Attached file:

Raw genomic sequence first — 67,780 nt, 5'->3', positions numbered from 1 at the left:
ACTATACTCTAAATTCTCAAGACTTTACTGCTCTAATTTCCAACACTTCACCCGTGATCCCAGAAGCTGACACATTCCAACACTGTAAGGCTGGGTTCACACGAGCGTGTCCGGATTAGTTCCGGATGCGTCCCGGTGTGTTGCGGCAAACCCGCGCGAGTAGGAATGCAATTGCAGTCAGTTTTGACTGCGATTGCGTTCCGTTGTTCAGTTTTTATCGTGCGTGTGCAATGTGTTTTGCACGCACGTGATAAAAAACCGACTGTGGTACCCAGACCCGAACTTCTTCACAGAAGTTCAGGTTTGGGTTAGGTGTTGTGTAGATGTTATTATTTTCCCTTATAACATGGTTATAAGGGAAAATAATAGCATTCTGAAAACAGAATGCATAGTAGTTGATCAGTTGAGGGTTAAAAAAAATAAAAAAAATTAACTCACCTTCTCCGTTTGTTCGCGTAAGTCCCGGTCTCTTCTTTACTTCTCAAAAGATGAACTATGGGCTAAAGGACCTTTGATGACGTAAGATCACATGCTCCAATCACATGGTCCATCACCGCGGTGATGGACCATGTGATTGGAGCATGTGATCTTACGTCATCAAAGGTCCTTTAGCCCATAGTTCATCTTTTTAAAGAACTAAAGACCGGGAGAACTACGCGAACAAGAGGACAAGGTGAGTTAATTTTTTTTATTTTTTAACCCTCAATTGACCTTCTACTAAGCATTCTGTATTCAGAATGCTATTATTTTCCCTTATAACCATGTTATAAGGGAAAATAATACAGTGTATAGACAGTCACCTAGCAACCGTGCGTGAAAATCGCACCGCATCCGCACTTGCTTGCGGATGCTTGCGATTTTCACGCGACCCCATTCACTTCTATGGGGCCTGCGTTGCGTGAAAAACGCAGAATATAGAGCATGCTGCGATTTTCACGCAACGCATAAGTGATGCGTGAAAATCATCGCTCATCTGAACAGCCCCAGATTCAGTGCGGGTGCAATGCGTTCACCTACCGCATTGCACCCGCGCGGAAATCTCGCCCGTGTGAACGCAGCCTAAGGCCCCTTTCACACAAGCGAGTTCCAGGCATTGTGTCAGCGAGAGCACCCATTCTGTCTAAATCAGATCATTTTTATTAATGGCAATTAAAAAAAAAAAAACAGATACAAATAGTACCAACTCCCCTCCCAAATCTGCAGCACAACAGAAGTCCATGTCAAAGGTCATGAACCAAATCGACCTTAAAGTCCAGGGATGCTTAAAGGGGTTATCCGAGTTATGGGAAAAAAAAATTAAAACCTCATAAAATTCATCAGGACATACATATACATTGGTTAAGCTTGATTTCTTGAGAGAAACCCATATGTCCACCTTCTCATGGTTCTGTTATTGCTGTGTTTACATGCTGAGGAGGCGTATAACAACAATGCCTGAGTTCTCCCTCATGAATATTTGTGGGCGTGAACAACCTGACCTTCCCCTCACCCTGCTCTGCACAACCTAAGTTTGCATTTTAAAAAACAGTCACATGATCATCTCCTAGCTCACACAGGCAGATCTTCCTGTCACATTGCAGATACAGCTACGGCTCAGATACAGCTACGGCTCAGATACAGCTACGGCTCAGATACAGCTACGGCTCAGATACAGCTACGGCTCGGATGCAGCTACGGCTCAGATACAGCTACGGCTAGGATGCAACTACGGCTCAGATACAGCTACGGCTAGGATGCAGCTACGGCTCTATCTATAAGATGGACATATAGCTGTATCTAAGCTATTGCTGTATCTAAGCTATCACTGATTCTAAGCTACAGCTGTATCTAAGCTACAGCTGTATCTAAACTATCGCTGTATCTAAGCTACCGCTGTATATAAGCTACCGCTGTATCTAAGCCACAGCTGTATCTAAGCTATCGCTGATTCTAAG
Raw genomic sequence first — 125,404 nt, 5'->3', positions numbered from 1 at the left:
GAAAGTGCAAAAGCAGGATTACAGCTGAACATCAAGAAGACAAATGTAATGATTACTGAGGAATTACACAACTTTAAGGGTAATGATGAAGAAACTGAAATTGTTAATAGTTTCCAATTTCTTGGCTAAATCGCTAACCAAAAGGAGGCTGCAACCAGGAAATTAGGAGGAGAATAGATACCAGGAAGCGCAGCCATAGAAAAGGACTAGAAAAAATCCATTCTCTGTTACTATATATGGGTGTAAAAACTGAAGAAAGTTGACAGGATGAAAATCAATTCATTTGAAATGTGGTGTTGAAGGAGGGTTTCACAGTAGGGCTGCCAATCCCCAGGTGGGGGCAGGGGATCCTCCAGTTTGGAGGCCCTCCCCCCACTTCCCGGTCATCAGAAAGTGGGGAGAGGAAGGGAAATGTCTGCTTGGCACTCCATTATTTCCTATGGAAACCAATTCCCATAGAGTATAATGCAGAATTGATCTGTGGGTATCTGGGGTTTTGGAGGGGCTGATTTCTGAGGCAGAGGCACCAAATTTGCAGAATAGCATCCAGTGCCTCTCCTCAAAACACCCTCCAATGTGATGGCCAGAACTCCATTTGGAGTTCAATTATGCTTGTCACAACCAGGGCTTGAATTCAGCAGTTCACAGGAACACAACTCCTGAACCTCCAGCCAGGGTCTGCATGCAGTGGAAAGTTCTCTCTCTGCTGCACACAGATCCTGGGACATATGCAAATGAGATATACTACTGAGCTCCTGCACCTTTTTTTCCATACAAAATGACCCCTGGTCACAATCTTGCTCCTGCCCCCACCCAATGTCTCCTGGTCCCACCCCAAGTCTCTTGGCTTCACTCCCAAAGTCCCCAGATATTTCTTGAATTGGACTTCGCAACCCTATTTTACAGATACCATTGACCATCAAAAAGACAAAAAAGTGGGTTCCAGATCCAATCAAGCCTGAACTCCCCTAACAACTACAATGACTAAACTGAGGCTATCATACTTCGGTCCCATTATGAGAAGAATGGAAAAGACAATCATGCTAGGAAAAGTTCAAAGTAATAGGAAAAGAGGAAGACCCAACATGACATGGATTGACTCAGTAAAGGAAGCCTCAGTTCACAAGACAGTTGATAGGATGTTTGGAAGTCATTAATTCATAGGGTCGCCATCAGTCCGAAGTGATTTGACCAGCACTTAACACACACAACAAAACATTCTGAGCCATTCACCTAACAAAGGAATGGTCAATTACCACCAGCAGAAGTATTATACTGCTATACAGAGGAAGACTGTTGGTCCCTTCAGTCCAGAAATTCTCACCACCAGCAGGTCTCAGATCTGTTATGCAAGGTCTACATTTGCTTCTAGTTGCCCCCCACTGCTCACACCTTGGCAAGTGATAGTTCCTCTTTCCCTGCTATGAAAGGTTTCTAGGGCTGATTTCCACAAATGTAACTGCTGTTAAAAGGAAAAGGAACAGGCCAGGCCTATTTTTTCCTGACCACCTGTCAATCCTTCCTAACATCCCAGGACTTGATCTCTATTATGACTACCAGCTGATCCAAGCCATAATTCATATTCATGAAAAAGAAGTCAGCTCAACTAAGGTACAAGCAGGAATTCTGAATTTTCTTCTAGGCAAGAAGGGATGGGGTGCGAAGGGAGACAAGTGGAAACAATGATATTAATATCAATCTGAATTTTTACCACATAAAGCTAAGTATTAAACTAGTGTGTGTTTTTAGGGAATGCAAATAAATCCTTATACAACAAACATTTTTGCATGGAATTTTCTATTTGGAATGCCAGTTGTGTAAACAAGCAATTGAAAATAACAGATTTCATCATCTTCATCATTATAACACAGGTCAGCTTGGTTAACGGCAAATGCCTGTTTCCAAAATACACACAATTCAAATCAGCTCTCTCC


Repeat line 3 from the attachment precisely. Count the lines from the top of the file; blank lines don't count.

Raw genomic sequence first — 125,404 nt, 5'->3', positions numbered from 1 at the left: